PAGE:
Instagram can be a stressful place these days. I’ve seen bigotry, banana bread, blackface and that special sort of influencer that uses a global pandemic to continue promoting products none of us need. But a few weeks ago, I happened upon a gem – @powderkegtv’s latest digital production East of La Brea. The show opens with a young Black Muslim woman, visibly getting stressed that she’s trying to do her prayers in a mosque but her phone keeps blasting trap music. Aisha (Geffri Maya) leaves the mosque to join her friend Farah (Kausar Mohammed), a  Bangladeshi-American who is all over the place, but is also her flat mate. Before she leaves, however, Aisha is stopped by an older auntie who assumes that she’s a convert to Islam in need of lessons on how to perform salaah.

Each episode of East of La Brea is only 10 minutes but in this show about a 20-something Black Muslim woman living in LA, the first episode alone rolls its eyes at hipsters, touches on catcalling and DACA kids, and pokes fun at Lena Dunham. This show is all types of relatable and it’s also hilarious.

Released via Paul Feig’s production company’s IGTV at an episode a day, the format is as original as its plot that takes “place in Koreatown, Little Bangladesh, and South LA in the dead heat of summer, East of La Brea highlights the vibrant stories of different communities where folks are broke, rent is high, and it’s less of a melting pot than people just melting”.

East of La Brea is a product of Break The Room, a project pioneered by Sameer Gardezi and brings writers who are often new to the industry or from underrepresented communities and together, they create episodic television. The project began in 2017 when Margari Aziza Hill, the cofounder and executive director of the Muslim Anti-Racist Collaborative sought to utilize the effective strategy of storytelling and reached out to Gardezi, a veteran writer who has written for shows like Modern Family. Their goal was to produce a story that presented the complex lives of young Muslim American women living in East Los Angeles. Instead of going the traditional route of of finding writers via talent agencies, Gardezi put out a call on Twitter. Inundated with responses, they eventually selected Halima Lucas, Thandisizwe Chimurenga, Nia Malika Dixon and Tanha Dil. Speaking to Pop Culture Collab, who also gave Break The Room a grant, Gardezi said “We created an intentional space where people could be creative. Usually there’s only one person of color or one woman, and the effects of that are that you feel like an insurance policy, you like a spokesperson for your community, you don’t get to embrace your creativity.”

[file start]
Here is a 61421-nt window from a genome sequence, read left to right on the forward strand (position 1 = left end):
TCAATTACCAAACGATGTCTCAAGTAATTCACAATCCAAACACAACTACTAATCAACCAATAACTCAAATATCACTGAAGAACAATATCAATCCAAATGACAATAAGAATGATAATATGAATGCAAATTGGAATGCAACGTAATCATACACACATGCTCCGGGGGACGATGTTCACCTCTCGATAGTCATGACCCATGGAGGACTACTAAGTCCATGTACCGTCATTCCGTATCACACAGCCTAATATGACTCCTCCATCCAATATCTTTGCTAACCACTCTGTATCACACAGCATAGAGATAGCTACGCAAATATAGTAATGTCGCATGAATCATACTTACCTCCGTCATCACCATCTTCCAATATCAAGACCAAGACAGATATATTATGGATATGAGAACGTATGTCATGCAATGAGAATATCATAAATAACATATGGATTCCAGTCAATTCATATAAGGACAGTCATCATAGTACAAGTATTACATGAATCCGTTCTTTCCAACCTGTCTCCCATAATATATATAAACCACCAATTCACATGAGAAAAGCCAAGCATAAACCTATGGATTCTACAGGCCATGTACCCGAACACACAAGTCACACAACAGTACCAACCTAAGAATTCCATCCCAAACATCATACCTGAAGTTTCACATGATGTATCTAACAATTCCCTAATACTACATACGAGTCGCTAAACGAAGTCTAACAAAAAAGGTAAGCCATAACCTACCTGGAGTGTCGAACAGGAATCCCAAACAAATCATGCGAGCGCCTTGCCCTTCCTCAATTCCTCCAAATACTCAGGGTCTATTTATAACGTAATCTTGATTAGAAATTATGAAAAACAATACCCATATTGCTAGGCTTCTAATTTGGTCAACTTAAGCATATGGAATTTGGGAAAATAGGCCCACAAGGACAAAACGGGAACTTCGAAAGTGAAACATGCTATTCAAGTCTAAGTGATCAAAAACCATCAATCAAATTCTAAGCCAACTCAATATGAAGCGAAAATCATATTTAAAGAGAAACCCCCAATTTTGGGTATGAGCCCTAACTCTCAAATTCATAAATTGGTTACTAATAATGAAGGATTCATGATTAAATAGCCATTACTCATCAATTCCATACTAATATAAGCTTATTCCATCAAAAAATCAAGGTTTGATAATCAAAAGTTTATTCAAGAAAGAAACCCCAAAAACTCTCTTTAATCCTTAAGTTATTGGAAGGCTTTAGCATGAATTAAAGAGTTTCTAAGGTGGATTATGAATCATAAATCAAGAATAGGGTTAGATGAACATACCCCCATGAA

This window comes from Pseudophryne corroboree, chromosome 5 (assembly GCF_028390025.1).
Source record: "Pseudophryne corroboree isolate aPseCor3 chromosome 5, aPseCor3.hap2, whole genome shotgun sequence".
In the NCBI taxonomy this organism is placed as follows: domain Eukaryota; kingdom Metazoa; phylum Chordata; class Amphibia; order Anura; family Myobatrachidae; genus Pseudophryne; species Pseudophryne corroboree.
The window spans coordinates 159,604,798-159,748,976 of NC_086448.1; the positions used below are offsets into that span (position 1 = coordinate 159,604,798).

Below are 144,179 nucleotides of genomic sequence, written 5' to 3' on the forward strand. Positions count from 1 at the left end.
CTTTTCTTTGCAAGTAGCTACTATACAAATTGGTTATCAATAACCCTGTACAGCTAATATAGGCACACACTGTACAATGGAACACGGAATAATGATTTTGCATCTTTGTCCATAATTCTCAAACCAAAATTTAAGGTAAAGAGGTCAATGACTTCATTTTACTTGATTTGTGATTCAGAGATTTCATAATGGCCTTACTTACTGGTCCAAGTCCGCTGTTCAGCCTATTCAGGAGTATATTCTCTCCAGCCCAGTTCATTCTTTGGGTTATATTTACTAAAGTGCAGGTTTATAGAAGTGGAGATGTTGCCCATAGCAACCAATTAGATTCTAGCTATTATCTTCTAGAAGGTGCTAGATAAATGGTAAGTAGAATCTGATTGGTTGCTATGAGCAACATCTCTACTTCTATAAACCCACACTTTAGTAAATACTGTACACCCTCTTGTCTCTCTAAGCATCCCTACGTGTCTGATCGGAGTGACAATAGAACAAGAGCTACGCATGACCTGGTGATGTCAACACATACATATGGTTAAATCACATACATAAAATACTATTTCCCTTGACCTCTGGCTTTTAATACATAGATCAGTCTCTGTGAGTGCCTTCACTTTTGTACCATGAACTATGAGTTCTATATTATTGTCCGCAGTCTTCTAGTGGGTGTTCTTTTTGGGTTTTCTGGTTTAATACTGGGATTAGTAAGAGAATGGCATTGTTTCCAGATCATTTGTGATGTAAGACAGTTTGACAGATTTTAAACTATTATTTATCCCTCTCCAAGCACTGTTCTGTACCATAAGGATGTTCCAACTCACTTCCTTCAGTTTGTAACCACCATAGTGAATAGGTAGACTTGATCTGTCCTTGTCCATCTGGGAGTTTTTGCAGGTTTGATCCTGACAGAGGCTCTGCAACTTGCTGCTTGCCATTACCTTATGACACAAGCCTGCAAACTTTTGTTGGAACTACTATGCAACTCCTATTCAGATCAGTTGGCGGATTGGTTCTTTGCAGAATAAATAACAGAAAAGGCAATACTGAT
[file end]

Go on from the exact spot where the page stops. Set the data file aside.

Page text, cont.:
It is precisely this energy that makes the show appealing. On the last day of filming back in 2018, Gardezi said “I really feel like when people watch this it’s going to feel like [it is] an LA story. Being Muslim is part of them, we don’t ignore that but at the same time their problems aren’t necessarily faith based; they are based on other aspects that I feel are more relevant to what it means to lead an American life.”

It seems, however, that East of La Brea is reaching beyond the United States in the same way that Ramy Youssef’s Ramy has, but the two shows are remarkably different. It’s lazy to categorize East of La Brea as Ramy-from-a-female-perspective and it’s even worse to write it off as a tokenistic show used to challenge Hollywood’s stereotypical depictions of Muslims. It simply is fantastic storytelling. The clever writing, superb acting and accessibility via IGTV make this digital series a must-see. And while viewers are longing for a full season of 20 minutes per episode to be made, they will also be reminded of just how important it is to develop art that is authentic to lived experience in all it’s multiplicities and complexities. When I reached out to Gardezi and asked if viewers could expect future episodes, he said “No more episodes [are] planned for the moment. The idea was to use a community oriented method as proof that our stories could be told for the mainstream.”

You can watch ‘East of La Brea’ here